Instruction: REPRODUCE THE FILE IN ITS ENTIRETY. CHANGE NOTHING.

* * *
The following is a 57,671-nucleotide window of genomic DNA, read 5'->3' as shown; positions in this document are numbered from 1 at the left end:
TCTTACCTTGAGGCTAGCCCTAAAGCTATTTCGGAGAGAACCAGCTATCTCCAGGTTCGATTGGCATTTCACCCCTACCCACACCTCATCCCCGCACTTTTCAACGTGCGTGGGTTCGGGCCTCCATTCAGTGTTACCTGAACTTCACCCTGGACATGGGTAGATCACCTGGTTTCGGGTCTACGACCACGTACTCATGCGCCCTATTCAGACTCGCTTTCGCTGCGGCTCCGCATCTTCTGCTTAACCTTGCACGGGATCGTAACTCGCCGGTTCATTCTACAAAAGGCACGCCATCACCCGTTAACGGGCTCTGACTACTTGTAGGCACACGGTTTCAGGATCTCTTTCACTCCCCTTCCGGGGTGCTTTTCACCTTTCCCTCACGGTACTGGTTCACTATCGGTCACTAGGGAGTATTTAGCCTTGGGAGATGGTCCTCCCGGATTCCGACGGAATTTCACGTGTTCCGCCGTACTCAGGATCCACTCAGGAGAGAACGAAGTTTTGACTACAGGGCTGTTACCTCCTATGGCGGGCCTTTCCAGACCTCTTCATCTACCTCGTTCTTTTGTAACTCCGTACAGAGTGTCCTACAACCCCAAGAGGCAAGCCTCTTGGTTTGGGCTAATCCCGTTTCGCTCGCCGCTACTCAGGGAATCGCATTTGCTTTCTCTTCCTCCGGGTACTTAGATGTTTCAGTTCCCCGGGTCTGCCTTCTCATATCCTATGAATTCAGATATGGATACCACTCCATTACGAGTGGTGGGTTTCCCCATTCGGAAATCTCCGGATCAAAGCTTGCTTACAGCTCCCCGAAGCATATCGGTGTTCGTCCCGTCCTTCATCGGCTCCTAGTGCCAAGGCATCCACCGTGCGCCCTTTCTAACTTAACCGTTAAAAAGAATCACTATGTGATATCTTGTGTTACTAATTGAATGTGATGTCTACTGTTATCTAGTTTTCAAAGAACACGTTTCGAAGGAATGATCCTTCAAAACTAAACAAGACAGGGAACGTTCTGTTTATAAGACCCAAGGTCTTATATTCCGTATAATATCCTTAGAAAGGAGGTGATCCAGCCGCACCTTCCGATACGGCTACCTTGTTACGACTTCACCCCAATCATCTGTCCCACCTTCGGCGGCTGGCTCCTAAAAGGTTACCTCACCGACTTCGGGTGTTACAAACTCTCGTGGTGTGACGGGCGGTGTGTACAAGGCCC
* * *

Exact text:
The following is a 57,671-nucleotide window of genomic DNA, read 5'->3' as shown; positions in this document are numbered from 1 at the left end:
TCTTACCTTGAGGCTAGCCCTAAAGCTATTTCGGAGAGAACCAGCTATCTCCAGGTTCGATTGGCATTTCACCCCTACCCACACCTCATCCCCGCACTTTTCAACGTGCGTGGGTTCGGGCCTCCATTCAGTGTTACCTGAACTTCACCCTGGACATGGGTAGATCACCTGGTTTCGGGTCTACGACCACGTACTCATGCGCCCTATTCAGACTCGCTTTCGCTGCGGCTCCGCATCTTCTGCTTAACCTTGCACGGGATCGTAACTCGCCGGTTCATTCTACAAAAGGCACGCCATCACCCGTTAACGGGCTCTGACTACTTGTAGGCACACGGTTTCAGGATCTCTTTCACTCCCCTTCCGGGGTGCTTTTCACCTTTCCCTCACGGTACTGGTTCACTATCGGTCACTAGGGAGTATTTAGCCTTGGGAGATGGTCCTCCCGGATTCCGACGGAATTTCACGTGTTCCGCCGTACTCAGGATCCACTCAGGAGAGAACGAAGTTTTGACTACAGGGCTGTTACCTCCTATGGCGGGCCTTTCCAGACCTCTTCATCTACCTCGTTCTTTTGTAACTCCGTACAGAGTGTCCTACAACCCCAAGAGGCAAGCCTCTTGGTTTGGGCTAATCCCGTTTCGCTCGCCGCTACTCAGGGAATCGCATTTGCTTTCTCTTCCTCCGGGTACTTAGATGTTTCAGTTCCCCGGGTCTGCCTTCTCATATCCTATGAATTCAGATATGGATACCACTCCATTACGAGTGGTGGGTTTCCCCATTCGGAAATCTCCGGATCAAAGCTTGCTTACAGCTCCCCGAAGCATATCGGTGTTCGTCCCGTCCTTCATCGGCTCCTAGTGCCAAGGCATCCACCGTGCGCCCTTTCTAACTTAACCGTTAAAAAGAATCACTATGTGATATCTTGTGTTACTAATTGAATGTGATGTCTACTGTTATCTAGTTTTCAAAGAACACGTTTCGAAGGAATGATCCTTCAAAACTAAACAAGACAGGGAACGTTCTGTTTATAAGACCCAAGGTCTTATATTCCGTATAATATCCTTAGAAAGGAGGTGATCCAGCCGCACCTTCCGATACGGCTACCTTGTTACGACTTCACCCCAATCATCTGTCCCACCTTCGGCGGCTGGCTCCTAAAAGGTTACCTCACCGACTTCGGGTGTTACAAACTCTCGTGGTGTGACGGGCGGTGTGTACAAGGCCC